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Research Highlight | 30 November 2018

A stem cell fix for limbs

Patients with renal failure and blocked arteries in their legs respond favorably to a new kind of stem cell therapy

A new type of stem cell therapy has shown promise in a small trial of patients with serious artery blockages in their limbs, and severe renal failure.

If the findings can be confirmed in larger studies, the therapy could help reduce the incidence of amputations, ulcers, and even death among patients on dialysis for end-stage renal disease who also suffer from critical limb ischemia (CLI), a condition in which there is insufficient blood flow to the extremities to allow for normal metabolic function.

Patients recover limb function after receiving injections of their own stem cells.

Patients recover limb function after receiving injections of their own stem cells.

© 2018 Shonan Kamakura General Hospital

These patients have historically not responded well to other types of stem cell–based interventions, which is why it’s exciting to see something finally work, says Takayasu Ohtake, chief director of Nephrology, Immunology and Vascular Medicine at Shonan Kamakura General Hospital in Kamakura, Japan. “I think it has the potential to be applied more broadly for patients with life-threatening CLI who have few other therapeutic options.”

CD34 cell separation using a CliniMACS system.

CD34 cell separation using a CliniMACS system.

© 2018 Shonan Kamakura General Hospital

Ohtake helped run a clinical study of six people, in which trial investigators — led by the hospital’s executive director, Shuzo Kobayashi, with technical guidance and data analyses provided by researchers from the Translational Research Center for Medical Innovation (TRI) including Yasuyuki Fujita and Atsuhiko Kawamoto — injected the glycoprotein, granulocyte colony-stimulating factor, into the participants to stimulate the release of more stem cells from the bone marrow into the bloodstream. After five days of growth factor treatment, the doctors isolated all the stem cells from the blood and then re-introduced a few million of those cells directly into the patients’ leg muscles affected by artery blockage.

The patients experienced rapid and dramatic improvements. Within a month, pain levels went down and ulcers began to shrink. By week 12, more than half of the ulcers had completely healed. And one year after the treatment, most participants could walk much further, their blood circulated much better, and all but one were CLI-free. None of them had to undergo amputation, and there were no major side-effects.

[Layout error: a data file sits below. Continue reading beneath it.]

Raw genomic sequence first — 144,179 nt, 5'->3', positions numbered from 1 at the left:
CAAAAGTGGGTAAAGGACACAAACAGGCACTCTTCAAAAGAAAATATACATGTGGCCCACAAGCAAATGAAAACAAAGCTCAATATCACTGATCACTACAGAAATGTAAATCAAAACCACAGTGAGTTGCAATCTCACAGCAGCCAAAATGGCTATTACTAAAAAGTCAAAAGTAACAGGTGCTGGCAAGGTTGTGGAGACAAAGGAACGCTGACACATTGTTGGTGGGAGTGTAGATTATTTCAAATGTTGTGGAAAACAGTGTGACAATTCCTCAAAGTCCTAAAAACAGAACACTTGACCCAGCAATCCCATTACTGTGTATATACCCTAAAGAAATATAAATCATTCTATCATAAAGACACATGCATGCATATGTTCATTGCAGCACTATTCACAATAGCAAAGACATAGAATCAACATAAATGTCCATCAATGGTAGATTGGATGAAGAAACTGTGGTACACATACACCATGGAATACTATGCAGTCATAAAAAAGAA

There had been previous trials evaluating improvements from injecting patients’ own stem cells into diseased limbs, but those improvements were not seen among those with end-stage renal disease and undergoing dialysis. The results of this Japanese trial suggest that the extra catalyst of the growth factor treatment may make all the difference for these patients.

Ohtake acknowledges the small number of participants in the trial, and the short follow-up period. However, “the good results obtained in our study might promise the further success of this cell therapy in a future larger trial,” he says. Kobayashi and Ohtake’s team at Shonan Kamakura General Hospital are now working with Masanori Fukushima, at TRI, to plan the next trial. It is scheduled to start enrolling patients in the coming months.

References

  1. Ohtake, T., Mochida, Y., Ishioka, K., Oka, M., Maesato, K. et al. Autologous granulocyte colony-stimulating factor-mobilized peripheral blood CD34 positive cell transplantation for hemodialysis patients with critical limb ischemia: A prospective phase II clinical trial. Stem Cells Translational Medicine 7, 1–9 (2018).| article

About the Researcher

Takayasu Ohtake, Chief director of Nephrology, Immunology,and Vascular Medicine, Shonan Kamakura General Hospital

Takayasu Ohtake is a nephrologist who treats patients with chronic kidney disease, many of whom show advanced complications of atherosclerosis. His research focuses on finding safe and effective treatments for the most grievously ill of this patient population — namely, those who are on hemodialysis and have such severe artery blockage that they risk amputation owing to critical limb ischemia.

Shonan Kamakura General Hospital


Shuzo Kobayashi, Executive Director (COO), Shonan Kamakura General Hospital

Shonan Kamakura General Hospital

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